Saturday, February 28, 2015

The Return of the German Question

From Giovanna Maria Dora Dore, at the American Interest (via Instapundit):
The geopolitical dilemmas that Europe struggled with for centuries have returned in geo-economic form, centered on the conflict between creditor and debtor countries locked in a single currency.


The euro crisis has undermined the “Europe of Maastricht status quo” that was shaped to a significant extent by Germany, including the concept of the ECB, the culture of fiscal stability, and the politics of EU enlargement. Germany now faces the challenges of overcoming the status quo to which it adjusted more successfully than any other country in the EU (thanks to the economic power it gained over the past half a century), and the growing political and economic weakness of its EU partners. The UK’s obsession about sovereignty and its ambivalent attitude about the EU has made Britain irrelevant to Germany. The Franco-German axis at the heart of European integration has become lopsided, with power shifting sharply towards Berlin. This has paved the way for Chancellor Merkel to set in place intergovernmental mechanisms for crisis management, and thus move executive decision-making from the 27 countries of the EU and the European Commission to the 18 countries of the Eurozone. These new cooperation mechanisms outside EU treaties demonstrate the failure of the “Europe of Maastricht”, and especially the impossibility of a European Germany.

The institutions and policies that previously almost perfectly matched Germany’s expectations for the EU now need to be redesigned. Germany is being forced to take on a leading role in shaping a new system and new policies, while at the same time trying to convince the rest of the Eurozone that its insistence on a more competitive EU is neither an expression of economic dogma nor a quest for political dominance, but rather the result of a sober analysis of the challenges of globalization to the EU. With 7 percent of the world’s population, 25 percent of global economic output, and 50 percent of the world’s social expenditure, the EU needs to strengthen competitiveness if it is to ensure prosperity, address inequality, and maintain social cohesion.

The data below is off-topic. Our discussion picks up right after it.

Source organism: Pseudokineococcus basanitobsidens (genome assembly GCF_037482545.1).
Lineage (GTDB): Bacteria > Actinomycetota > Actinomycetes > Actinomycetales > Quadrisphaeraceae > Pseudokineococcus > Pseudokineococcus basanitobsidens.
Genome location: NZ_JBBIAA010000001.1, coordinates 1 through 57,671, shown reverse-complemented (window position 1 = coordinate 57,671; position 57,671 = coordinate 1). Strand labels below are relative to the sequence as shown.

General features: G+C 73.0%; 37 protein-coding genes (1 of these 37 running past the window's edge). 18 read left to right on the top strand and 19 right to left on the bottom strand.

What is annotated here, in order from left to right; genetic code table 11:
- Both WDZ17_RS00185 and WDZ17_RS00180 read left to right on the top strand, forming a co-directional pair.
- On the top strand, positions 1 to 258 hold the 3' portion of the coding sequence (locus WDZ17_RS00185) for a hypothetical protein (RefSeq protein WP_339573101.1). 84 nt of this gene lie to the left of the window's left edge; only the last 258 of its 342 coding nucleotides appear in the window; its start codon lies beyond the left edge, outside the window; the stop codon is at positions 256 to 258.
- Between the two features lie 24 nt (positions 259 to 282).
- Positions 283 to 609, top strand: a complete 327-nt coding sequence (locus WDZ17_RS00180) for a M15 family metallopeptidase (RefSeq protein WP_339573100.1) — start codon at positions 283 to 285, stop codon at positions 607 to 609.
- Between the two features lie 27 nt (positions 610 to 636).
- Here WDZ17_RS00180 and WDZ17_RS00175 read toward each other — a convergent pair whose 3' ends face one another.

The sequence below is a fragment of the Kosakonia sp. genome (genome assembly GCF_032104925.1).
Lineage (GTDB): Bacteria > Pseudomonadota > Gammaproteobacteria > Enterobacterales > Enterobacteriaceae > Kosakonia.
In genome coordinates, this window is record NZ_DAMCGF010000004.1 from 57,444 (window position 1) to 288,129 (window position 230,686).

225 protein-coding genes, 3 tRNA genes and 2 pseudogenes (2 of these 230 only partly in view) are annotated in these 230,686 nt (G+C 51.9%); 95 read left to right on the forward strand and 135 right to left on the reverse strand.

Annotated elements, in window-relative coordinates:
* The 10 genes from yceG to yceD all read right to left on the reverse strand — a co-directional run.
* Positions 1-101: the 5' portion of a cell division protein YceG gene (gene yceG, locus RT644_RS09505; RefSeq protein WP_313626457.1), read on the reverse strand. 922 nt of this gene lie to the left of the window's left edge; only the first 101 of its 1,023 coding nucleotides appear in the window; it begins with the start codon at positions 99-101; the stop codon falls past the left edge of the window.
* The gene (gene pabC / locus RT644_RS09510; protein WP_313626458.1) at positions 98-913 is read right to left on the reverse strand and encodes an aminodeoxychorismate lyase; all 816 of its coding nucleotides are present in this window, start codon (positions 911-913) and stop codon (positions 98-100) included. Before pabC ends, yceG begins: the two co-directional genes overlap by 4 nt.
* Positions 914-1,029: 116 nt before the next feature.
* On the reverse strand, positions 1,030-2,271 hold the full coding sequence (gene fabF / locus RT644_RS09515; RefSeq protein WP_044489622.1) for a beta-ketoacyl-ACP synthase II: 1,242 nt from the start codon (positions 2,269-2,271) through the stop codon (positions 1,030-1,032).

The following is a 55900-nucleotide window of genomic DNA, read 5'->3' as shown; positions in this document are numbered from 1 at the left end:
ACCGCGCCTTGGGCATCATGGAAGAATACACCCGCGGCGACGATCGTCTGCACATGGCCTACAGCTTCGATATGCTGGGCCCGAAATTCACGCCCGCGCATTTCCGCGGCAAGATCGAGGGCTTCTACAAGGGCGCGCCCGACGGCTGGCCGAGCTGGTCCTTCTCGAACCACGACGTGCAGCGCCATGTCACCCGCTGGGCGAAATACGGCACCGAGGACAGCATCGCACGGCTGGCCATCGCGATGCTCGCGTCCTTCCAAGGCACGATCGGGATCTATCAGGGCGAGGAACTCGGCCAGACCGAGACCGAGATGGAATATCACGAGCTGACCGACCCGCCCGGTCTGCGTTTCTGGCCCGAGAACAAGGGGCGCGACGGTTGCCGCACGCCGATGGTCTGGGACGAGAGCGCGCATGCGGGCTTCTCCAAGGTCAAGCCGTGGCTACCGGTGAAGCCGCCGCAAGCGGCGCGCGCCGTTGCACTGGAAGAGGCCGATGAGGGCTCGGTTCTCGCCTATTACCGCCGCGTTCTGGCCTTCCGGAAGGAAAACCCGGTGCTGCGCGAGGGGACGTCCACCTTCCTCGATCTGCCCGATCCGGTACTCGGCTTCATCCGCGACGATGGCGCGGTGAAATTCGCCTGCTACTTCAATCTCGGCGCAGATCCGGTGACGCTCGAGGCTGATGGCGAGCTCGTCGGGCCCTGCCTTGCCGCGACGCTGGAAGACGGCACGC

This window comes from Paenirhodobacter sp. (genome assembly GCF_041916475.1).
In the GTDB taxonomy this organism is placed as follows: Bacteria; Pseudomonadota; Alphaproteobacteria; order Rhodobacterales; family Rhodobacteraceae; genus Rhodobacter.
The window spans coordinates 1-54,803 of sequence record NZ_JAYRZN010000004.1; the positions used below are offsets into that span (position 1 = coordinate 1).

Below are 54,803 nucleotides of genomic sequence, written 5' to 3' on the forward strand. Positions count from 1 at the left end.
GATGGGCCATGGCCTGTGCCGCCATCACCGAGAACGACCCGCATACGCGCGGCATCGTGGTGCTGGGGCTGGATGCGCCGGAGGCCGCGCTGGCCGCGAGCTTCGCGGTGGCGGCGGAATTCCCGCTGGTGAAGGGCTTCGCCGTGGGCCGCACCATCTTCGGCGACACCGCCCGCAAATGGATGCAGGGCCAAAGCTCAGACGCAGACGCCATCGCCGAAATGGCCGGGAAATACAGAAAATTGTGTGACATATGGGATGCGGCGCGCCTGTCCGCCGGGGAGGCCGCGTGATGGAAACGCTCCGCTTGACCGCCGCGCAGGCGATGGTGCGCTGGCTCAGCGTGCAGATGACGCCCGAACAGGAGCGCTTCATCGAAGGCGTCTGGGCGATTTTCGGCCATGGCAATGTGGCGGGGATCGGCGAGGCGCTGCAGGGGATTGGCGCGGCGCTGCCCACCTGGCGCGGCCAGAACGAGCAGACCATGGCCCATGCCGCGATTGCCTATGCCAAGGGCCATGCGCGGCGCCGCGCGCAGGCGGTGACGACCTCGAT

There’s little doubt that the future of the EU hinges on Germany’s decision about its direction. Yet, it is not clear what Germany wants to do with Europe, and how other member states can use Germany’s economic and political weight to develop a global strategy for the EU. Germany remains reluctant to discard the Maastricht order completely, because it does not want to take on further responsibility for Europe. Nevertheless Germany faces a choice: it can either recommit to partnership with the rest of the EU and exercise benign economic hegemony within the Eurozone as the price for this commitment, or it can be a more normal EU member state that pursues its national interests in a narrower way, which will increasingly bring it into conflict with the EU’s other member states.

Germany has signaled that it will do whatever it takes to save the euro. Yet observers fear that Germany’s determination to save the euro could lead to a two-speed Europe. On the one hand, deepening the integration of economic policy among the 17 Eurozone countries could result in a split between them and the other ten member states, who could find access to the single currency much more difficult or even find themselves permanently excluded. On the other, German leadership could deepen the schism between the debtors and creditor countries, with a growing competitiveness gap between these two groups as a result of the “bail-in” and the continuing debt burden on the indebted countries.

Germany is too big to fail and the biggest country in Europe, but still not big enough to be the EU’s hegemon. At a time when Germans have lost their romantic attachment to the EU, the other 26 member states need to go through the same process of re-invention that Germany has embarked upon and design a new approach to Europe that can secure their national interests. Success in this task might give the EU the Germany it needs—and it might just give Germany the Europe it wants.
An interesting piece. RTWT.

Plus, on the original German question, see the outstanding William Keylor, The Twentieth-Century World and Beyond: An International History since 1900.